Physics of Optics and Time
Md. Minhaj Ahmed
Dr. Md Minhaj Ahmed, Physics, Hi-Point College of Engg and Tech, Hyderabad, India.
Manuscript received on December 01, 2016. | Revised Version Manuscript Received on December 24, 2016. | Manuscript published on December 20, 2016. | PP: 1-10 | Volume-1 Issue-11, January 2016
Open Access | Ethics and Policies | Cite
© The Authors. Published by Lattice Science Publication (LSP). This is an open access article under the CC BY-NC-ND license (http://creativecommons.org/licenses/by-nc-nd/4.0/)
Abstract: A brief proposition on the nature of light waves and how it affects the measurement of observers. Imagine a stationary observer who is at a distance D, away from a stationary source of light that emits a light signal at a constant period t, and let’s assume that both parties are provided with a clock. If the source of light emits a light signal that travels away to the observer for a period of time t, both parties will agree that there is no change in the wavelength of the light wave emitted. More also, both parties will agree that their respective clocks records same time t, for the period of the light signal. Now consider a similar instance where the source of light travels some meters during the same time t, as the period of the emitted light wave, the wavelength of the light wave recorded by a device attached to the source of the light will be different from the wavelength recorded by the stationary observer. Also, the clock attached to the moving source of light will disagree with the clock of the stationary observer over the period t, of motion of emitted light wave. The conclusion from the above instance is that: 1. There is No change in the measurement of the clocks of both parties when there is No change in the property of the light wave emitted.2. There is a change in the measurement of the clocks of both parties when there is a change in the property of the light wave emitted. It is clear that the motion of the light source creates a change in the physical property of the light wave. As I proceed in this article, I will show that the simple act of creating a change in the physical properties (wavelength) of the waves, automatically creates a difference in the measurements of observers of different frames. This change in the physical property of the light waves can make physical measurements of different frames to appear relative in nature depending on the magnitude of the disturbance produced in the waves of light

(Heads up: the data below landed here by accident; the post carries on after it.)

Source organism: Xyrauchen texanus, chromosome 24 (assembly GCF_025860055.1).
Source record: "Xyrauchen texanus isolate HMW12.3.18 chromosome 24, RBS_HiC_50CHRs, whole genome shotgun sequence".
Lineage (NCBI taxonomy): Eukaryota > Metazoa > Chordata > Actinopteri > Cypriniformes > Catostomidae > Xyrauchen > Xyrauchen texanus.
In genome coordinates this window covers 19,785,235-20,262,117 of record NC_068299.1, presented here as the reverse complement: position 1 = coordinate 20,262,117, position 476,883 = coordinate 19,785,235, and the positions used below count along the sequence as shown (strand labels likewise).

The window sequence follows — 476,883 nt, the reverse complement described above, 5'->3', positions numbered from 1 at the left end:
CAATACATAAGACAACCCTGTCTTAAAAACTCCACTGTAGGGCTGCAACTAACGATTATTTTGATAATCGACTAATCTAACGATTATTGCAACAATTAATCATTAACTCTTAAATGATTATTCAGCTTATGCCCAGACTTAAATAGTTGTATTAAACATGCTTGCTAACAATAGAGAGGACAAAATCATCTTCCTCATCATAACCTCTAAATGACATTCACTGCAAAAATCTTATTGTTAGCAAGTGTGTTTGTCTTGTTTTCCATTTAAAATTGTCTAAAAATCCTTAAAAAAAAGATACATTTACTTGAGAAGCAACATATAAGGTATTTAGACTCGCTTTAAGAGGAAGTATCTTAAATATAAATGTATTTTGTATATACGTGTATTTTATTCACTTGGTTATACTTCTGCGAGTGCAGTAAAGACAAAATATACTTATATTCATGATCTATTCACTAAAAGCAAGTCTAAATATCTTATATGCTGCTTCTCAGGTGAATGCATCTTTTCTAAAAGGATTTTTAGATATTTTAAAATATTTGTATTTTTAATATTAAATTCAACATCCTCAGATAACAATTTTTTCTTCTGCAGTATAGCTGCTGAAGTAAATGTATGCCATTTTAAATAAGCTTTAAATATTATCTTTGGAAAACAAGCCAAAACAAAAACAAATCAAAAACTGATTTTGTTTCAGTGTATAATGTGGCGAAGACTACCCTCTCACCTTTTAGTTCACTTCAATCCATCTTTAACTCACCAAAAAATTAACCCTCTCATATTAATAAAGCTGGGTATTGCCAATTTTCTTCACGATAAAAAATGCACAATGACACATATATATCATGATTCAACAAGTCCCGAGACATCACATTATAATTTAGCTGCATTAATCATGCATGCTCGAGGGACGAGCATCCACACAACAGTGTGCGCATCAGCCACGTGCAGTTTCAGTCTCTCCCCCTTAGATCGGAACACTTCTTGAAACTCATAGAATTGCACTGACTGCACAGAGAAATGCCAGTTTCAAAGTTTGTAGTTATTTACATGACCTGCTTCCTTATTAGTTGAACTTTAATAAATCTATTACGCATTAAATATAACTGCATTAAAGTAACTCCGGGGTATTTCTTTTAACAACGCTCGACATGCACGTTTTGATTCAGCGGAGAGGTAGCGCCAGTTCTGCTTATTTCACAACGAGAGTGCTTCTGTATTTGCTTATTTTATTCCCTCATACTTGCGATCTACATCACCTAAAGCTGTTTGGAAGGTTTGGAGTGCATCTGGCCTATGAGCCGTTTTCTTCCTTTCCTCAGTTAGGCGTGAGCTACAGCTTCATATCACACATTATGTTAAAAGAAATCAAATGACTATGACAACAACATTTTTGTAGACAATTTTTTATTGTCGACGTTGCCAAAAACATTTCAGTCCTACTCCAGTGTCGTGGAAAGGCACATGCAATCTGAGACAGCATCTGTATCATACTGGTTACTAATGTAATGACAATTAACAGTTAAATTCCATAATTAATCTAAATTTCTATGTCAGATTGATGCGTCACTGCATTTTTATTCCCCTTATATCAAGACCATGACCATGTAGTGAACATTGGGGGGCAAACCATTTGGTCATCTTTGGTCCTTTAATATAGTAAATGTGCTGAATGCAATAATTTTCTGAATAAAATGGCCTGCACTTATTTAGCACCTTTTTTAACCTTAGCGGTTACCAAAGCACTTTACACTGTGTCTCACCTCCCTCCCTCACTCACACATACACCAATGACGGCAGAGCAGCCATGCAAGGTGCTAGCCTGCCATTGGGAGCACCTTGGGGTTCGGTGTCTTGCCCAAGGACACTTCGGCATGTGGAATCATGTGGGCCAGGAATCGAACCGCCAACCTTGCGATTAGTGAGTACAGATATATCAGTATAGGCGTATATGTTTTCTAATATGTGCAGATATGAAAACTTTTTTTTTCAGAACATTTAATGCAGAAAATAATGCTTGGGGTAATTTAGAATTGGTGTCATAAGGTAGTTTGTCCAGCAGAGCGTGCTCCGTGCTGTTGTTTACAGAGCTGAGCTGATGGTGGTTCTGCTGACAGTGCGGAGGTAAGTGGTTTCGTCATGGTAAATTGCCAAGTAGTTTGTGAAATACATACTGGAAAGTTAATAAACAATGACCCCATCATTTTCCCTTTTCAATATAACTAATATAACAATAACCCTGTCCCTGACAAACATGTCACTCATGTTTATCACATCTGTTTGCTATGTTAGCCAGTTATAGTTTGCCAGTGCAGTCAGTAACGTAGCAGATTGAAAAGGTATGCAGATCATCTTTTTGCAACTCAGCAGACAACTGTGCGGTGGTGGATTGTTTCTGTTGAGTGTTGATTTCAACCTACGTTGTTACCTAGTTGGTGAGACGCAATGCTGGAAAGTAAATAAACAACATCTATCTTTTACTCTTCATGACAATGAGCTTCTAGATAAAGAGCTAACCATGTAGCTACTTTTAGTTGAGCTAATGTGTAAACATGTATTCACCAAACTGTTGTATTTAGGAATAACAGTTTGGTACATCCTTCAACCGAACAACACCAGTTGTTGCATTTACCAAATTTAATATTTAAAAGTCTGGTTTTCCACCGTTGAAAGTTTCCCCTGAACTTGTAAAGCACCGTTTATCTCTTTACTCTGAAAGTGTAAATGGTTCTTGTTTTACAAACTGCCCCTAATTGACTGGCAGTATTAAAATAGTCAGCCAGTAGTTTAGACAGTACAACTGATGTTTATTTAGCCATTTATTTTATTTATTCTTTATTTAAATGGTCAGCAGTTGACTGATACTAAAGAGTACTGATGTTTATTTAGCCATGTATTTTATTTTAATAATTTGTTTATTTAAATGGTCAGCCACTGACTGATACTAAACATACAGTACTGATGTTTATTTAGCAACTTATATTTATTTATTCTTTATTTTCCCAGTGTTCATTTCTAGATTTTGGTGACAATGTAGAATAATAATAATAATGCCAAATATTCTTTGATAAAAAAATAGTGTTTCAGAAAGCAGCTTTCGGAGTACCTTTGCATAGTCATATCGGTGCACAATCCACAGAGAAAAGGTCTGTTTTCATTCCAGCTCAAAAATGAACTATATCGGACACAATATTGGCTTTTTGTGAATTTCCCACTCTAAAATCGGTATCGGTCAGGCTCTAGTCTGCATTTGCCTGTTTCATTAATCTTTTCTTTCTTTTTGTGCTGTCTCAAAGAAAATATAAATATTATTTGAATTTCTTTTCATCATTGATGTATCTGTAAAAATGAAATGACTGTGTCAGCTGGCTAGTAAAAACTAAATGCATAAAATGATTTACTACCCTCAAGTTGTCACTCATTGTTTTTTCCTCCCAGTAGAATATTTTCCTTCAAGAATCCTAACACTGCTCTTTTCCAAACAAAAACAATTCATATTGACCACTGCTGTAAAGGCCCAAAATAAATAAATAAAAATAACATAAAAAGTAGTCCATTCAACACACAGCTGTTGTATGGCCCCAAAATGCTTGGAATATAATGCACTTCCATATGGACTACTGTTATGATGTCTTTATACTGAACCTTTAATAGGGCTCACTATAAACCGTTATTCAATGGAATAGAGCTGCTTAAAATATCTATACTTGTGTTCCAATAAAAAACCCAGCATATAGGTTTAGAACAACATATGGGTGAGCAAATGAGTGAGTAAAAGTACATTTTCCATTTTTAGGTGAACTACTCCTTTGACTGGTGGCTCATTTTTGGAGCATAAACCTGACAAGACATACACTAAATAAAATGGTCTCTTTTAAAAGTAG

Keywords: Optics, Law of Reflection, Refraction, Superposition, Diffraction, Dispersion, Polarization